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Recovering Data from Raw Disks

Recovering Data from Raw Disks

Today’s data recovery tools had come a long way compared to the simple “undelete” of two decades ago. Instead of relying solely on the file system, today’s data recovery tools implement extremely complex algorithms allowing them to successfully recover files from raw volumes. A “raw” volume means that some disk system structures such as the master boot record (MBR) or the file system are damaged, empty or missing entirely. This article describes algorithms that are used recover files from raw disks volumes.

Recovering Data from Raw Disks

Finding Disk Volumes

Before we begin looking for individual files, it is essential to locate all partitions (disk volumes) stored on the hard drive. Normally, information about the volumes is stored at the beginning of the disk in a record called Partition Table. Windows maintains one or more partition tables detailing the location of each partition. Partition tables contain information about the beginning and end of the volume as well as its type.

Sometimes, however, the hard drive is corrupted so badly that individual disk volumes (partitions) are not available. If this is the case, it is essential to locate the volumes on the disk in order to find the location of their file systems.

Read more:  Recovering Data from Disks with Missing Partitions
RAW HDD Disk

Finding the File System

The easiest way to locate disk volumes is detecting the presence of the file system, a structure that’s normally stored at the beginning of the volume. When recovering information from a volume, partition recovery tools normally assume that each volume has a file system. If the partition table is damaged or no longer available, the tool has to scan the disk looking for available file system (or multiple file systems if the disk contained multiple partitions).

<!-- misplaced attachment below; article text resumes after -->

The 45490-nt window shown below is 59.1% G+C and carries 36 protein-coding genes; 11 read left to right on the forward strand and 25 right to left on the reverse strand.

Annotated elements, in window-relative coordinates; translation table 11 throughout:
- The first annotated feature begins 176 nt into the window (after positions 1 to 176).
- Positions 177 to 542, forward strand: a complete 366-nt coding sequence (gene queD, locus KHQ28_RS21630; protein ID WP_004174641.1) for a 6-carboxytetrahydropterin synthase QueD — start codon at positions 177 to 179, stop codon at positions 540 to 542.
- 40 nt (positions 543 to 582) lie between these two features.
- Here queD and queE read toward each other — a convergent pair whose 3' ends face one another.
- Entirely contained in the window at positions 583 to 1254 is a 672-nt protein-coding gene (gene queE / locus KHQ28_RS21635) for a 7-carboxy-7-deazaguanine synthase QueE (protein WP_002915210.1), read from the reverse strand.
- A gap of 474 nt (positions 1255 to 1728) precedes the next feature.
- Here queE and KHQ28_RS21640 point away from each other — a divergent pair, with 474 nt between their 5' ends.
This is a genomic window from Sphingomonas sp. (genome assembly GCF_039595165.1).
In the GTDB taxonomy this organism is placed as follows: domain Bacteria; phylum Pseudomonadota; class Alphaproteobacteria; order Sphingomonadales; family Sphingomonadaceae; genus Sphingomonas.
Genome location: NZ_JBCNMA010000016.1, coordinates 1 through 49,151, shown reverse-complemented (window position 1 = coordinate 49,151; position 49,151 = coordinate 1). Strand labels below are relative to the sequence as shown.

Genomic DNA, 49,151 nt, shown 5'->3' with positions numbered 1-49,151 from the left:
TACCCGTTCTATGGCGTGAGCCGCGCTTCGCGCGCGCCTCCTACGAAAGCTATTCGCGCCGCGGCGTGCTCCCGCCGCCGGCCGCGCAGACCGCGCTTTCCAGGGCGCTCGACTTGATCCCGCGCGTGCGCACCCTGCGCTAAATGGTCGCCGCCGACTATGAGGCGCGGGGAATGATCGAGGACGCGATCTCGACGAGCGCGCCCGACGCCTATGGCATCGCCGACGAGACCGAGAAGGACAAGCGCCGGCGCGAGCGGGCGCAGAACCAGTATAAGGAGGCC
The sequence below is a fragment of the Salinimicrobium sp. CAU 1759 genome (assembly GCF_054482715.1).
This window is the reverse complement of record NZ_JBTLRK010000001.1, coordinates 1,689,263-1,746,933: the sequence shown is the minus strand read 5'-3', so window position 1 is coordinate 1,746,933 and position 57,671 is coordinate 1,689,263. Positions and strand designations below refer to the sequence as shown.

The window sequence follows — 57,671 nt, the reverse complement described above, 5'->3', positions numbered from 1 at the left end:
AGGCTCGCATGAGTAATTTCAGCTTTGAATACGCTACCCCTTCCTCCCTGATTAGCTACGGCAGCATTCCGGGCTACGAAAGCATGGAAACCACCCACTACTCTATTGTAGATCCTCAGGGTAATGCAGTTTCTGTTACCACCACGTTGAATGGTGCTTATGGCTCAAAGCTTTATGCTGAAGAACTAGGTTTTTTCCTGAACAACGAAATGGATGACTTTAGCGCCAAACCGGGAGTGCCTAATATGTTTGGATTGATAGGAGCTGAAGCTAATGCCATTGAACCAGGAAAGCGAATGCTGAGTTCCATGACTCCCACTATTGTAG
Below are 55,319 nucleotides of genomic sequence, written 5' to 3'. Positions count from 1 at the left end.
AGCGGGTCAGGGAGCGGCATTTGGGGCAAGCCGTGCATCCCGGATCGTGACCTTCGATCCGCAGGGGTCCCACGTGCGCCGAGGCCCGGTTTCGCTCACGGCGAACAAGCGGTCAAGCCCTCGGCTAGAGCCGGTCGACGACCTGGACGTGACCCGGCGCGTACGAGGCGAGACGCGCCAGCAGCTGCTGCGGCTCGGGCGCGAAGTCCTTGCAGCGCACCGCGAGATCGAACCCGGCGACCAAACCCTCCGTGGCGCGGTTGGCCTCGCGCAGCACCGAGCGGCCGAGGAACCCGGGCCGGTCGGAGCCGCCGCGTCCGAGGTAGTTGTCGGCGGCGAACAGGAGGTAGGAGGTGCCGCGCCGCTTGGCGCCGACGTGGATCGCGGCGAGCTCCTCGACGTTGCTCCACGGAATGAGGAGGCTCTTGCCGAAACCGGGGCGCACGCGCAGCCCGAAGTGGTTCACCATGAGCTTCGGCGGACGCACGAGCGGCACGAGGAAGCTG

Many file systems have fixed signatures making them relatively easy to find. For example, the FAT file system contains values of 0x55 and 0xAA located in 510’th and 511’th bytes of the first sector of the volume. These signatures are used to detect the presence of the file system. Other file systems (e.g. ext2/3, NTFS, HPFS and so on) have different persistent signatures and different detection algorithms, but general principle remains the same. Additional checks are performed after encountering these signatures. If, after all the checks, the algorithm confirms the presence of a file system, the tool can then determine the beginning of a volume.

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Scanning the Volume

After successfully locating all volumes, we can choose a single partition to extract information from. It is important to realize that raw hard disks may contain damaged, corrupted, empty or inconsistent file system records; therefore a good data recovery tool may not rely solely on information stored in the file systems. However, ignoring such information completely would not be a good idea, as the file system contains records pointing to many types of files that cannot be discovered otherwise.

Detailed information on file system analysis is available in the following article.